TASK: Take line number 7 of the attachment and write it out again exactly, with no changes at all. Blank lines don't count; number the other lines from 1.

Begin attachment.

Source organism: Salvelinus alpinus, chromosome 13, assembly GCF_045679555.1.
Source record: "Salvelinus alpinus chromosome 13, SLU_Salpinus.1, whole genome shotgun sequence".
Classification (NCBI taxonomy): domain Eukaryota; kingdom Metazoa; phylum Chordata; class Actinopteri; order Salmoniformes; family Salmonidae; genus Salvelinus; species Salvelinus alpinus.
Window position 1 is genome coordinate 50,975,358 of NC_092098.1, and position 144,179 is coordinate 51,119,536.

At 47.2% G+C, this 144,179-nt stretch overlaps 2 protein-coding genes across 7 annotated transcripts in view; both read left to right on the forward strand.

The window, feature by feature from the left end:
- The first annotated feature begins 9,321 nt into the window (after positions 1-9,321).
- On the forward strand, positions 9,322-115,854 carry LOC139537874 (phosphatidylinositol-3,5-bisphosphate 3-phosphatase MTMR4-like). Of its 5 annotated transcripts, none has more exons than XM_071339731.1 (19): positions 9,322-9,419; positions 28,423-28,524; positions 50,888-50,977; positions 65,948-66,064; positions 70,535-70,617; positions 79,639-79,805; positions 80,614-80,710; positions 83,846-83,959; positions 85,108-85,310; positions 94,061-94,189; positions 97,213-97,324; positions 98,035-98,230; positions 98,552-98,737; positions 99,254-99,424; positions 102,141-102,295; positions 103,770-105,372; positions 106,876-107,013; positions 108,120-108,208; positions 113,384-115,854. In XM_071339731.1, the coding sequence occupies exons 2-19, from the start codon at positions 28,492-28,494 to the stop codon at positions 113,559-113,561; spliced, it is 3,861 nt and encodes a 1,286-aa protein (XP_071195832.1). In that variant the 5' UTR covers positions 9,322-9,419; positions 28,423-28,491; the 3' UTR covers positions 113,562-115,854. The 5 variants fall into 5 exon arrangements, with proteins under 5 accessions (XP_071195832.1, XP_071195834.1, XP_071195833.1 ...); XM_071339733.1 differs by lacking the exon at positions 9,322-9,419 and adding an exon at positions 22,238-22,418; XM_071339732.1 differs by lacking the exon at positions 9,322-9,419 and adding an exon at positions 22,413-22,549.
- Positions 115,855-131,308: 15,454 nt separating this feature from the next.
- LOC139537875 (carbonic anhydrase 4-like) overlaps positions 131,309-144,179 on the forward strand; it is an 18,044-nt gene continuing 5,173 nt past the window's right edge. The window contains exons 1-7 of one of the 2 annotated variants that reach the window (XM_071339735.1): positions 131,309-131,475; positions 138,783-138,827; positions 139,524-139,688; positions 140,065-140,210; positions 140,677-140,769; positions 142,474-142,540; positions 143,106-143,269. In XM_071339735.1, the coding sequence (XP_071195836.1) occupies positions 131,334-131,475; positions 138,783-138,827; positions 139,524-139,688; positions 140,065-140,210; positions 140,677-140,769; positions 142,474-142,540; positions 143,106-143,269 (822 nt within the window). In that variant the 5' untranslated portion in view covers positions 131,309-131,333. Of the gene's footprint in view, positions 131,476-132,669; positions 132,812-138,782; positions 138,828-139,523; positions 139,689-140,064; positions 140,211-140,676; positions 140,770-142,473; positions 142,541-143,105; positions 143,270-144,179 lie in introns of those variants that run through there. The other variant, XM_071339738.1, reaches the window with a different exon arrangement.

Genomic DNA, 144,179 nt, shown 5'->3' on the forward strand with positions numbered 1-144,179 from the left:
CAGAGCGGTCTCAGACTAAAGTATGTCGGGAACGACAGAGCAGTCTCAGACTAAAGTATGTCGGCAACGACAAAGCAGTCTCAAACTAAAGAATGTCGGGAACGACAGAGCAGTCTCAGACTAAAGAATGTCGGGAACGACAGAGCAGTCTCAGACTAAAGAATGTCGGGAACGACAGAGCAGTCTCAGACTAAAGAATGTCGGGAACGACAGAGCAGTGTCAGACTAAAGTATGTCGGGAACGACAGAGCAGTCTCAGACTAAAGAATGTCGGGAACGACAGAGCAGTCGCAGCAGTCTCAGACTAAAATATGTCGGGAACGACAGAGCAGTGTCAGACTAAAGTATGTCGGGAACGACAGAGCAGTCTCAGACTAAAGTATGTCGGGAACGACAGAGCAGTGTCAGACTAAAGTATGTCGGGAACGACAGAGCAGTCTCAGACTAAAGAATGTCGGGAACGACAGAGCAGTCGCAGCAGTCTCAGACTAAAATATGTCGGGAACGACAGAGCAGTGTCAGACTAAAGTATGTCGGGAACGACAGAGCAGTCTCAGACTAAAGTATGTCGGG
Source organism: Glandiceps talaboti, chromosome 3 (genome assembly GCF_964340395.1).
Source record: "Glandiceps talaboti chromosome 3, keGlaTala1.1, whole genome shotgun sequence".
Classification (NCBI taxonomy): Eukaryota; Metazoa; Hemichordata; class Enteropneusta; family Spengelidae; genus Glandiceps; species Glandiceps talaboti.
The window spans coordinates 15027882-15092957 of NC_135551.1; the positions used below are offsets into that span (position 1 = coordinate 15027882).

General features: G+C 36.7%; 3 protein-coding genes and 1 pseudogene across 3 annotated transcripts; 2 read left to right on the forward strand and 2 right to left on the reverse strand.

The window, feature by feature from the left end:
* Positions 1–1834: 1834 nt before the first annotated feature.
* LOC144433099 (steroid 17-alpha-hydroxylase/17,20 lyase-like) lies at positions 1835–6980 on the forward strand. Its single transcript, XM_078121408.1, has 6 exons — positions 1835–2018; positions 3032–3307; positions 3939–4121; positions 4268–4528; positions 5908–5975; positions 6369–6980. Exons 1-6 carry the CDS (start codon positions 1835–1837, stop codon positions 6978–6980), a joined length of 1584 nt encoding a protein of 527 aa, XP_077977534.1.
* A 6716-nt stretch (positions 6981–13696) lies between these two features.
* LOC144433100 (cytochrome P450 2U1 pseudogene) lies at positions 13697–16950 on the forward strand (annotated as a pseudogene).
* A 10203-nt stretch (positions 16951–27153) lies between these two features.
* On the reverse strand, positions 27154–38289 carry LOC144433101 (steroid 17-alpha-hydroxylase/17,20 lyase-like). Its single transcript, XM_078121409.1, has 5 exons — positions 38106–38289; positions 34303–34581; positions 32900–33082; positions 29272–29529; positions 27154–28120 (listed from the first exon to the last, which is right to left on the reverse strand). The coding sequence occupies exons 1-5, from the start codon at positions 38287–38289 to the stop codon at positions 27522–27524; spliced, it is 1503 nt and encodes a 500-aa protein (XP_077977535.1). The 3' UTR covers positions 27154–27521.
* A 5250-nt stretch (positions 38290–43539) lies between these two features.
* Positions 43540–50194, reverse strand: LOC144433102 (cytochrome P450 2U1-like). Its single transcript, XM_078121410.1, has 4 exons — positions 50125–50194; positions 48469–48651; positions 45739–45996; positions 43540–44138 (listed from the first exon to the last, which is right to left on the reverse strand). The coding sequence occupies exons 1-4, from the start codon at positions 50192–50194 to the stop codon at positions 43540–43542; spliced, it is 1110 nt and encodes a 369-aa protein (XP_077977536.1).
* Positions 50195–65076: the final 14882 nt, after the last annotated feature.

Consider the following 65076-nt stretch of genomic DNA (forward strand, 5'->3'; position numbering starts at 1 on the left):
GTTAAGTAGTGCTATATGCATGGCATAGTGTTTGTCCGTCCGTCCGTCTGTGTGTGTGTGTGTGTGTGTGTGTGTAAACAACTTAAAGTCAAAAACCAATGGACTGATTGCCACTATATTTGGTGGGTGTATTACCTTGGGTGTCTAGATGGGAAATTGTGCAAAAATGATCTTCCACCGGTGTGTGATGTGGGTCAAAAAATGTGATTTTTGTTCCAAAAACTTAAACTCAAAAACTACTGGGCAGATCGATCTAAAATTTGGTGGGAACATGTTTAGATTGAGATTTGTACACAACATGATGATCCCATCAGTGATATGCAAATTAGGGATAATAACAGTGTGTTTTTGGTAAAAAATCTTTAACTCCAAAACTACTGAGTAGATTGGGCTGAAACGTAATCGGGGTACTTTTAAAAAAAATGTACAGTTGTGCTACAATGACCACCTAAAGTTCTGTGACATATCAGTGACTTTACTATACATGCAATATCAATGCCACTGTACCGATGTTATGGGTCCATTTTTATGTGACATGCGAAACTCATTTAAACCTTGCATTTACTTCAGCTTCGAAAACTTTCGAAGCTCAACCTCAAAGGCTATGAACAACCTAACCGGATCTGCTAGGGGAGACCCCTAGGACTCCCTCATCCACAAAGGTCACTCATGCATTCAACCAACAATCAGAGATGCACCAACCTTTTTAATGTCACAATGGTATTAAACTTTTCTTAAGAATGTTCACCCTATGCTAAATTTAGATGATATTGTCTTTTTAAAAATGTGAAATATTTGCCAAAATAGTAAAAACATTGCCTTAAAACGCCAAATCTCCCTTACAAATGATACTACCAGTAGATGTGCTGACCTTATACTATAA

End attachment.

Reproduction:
- The first annotated feature begins 9,321 nt into the window (after positions 1-9,321).